The Magic are one of the few teams with cap room this offseason and that was a product of how well the team did in their reformation trades.
Orlando continues too to be creative with the contracts they hand out.
The big signing this offseason was an extension for Wendell Carter. After less than a half-season with him after last year’s trade deadline, the Magic saw enough in Carter to invest a four-year, $50-million contract.
After the season he had, that feels like a steal. Especially considering it is completely frontloaded, topping off at $13.1 million next season.
That will give the Magic more cap flexibility to re-sign players as they graduate from rookie contracts and the team looks to be aggressive when they feel like they are ready to speed things up.
As maligned as the Magic’s medical staff is, Weltman’s hires deserve credit for how quickly Markelle Fultz took to the court. He did not miss a beat in his return and stepped onto the court to make an immediate impact.
The patience to let Fultz return when he was ready and cross every “t” and dot every “i” is certainly frustrating for fans. But it is a workable strategy, especially in a season where winning does not matter.
As frustrating as the lack of updates on Jonathan Isaac were, the way Markelle Fultz returned should provide some faith that the Magic’s medical staff is waiting for that same moment to give him the all clear to return.
At the end of the day too, Weltman has differentiated himself a lot from previous executives for the Magic and other modern executives by emphasizing his players as people. Giving them that time to return on their schedule and staying supportive is a big plus that should pay dividends.
The when remains the question.
Player Grade: B
It is hard to give Jeff Weltman any grade but an incomplete after the first year of a rebuild. There is just so little pressure to perform and the metric that matters most — wins and losses — is not the end goal. Weltman’s project is just getting started.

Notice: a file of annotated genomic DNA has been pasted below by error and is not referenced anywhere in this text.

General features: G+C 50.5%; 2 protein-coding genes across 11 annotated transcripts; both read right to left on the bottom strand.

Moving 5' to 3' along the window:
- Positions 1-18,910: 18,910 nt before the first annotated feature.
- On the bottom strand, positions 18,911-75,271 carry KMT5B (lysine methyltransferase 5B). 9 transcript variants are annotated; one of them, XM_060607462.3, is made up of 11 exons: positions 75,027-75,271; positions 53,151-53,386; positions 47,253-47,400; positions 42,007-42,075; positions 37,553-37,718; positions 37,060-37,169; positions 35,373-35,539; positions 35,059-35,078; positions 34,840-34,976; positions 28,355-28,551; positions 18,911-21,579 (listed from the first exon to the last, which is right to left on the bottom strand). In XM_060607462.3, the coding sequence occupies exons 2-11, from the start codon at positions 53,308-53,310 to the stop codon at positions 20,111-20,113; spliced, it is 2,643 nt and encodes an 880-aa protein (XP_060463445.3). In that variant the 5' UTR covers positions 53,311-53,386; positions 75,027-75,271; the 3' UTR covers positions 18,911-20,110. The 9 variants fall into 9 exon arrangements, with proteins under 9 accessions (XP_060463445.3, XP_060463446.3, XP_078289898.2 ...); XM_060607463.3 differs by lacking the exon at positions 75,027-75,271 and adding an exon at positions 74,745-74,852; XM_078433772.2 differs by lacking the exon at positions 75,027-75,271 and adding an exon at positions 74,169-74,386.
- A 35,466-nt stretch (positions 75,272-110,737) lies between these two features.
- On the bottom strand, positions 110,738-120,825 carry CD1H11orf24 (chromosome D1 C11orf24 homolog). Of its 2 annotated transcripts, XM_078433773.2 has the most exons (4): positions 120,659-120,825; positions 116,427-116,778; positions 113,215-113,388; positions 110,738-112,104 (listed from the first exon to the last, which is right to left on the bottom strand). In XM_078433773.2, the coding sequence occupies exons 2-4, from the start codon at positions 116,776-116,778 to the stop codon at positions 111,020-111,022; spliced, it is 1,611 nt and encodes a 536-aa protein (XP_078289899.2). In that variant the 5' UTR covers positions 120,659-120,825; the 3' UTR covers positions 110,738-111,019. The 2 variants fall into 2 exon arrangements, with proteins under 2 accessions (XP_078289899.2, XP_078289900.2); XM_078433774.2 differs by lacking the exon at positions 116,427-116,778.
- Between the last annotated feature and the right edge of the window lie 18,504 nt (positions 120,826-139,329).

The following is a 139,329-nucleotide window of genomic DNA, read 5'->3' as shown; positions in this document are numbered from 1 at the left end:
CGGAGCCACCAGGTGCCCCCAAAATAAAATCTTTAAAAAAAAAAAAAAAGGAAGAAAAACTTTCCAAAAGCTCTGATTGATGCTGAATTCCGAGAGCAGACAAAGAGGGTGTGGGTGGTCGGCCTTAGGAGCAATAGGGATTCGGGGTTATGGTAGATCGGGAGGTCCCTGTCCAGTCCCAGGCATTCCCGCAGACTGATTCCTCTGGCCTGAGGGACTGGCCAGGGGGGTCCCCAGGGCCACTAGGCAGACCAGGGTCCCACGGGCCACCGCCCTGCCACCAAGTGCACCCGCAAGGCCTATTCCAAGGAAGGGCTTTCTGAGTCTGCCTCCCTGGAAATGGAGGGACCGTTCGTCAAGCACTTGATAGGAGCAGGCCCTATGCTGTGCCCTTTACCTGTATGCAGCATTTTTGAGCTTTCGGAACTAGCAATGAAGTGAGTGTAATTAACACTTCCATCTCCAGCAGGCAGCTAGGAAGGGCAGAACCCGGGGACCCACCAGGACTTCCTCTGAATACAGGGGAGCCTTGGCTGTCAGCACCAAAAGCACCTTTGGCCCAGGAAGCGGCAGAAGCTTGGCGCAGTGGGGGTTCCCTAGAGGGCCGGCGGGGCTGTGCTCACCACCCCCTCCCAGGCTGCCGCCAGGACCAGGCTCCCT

To be sure, the hardest part for Weltman is still to come.
He must nail the first overall pick. The disappointment of the 2021 NBA Draft Lottery has given way to the extreme optimism of the 2022 NBA Draft Lottery. It really is a new world for this team. This will be the most consequential pick for the Magic and set the team for its future.
So too will it matter how Weltman spends the cap room he has created for this offseason. Figuring out who to spend it on or how to spend it while maintaining flexibility will be a challenge. All while trying to make this current team more competitive and developing on the right path.
These are not easy things to balance.
The things Weltman can — and should be — criticized for this season are ultimately inconsequential.
Should the Magic have traded Terrence Ross at the trade deadline? Probably. The Magic kept a high asking price and were not able to get it. They will see what happens this offseason.
Should the Magic have been more aggressive with two-way players? Probably. They only played more this year because of another excess of injuries. But it was a missed opportunity to keep good players in their orbit. Devin Cannady was a nice find nonetheless.
What were the Magic doing with their trade to acquire Bol Bol? Yeah, I do not have much of an answer there either.
But the big-picture items of this season? Weltman’s team hit those marks.
The team started to find its identity under a new coach. Young players bought into the vision of what the team is trying to become. And the Magic set themselves up well for the future.
But the work continues for the Magic. And that is ultimately where we will judge Weltman.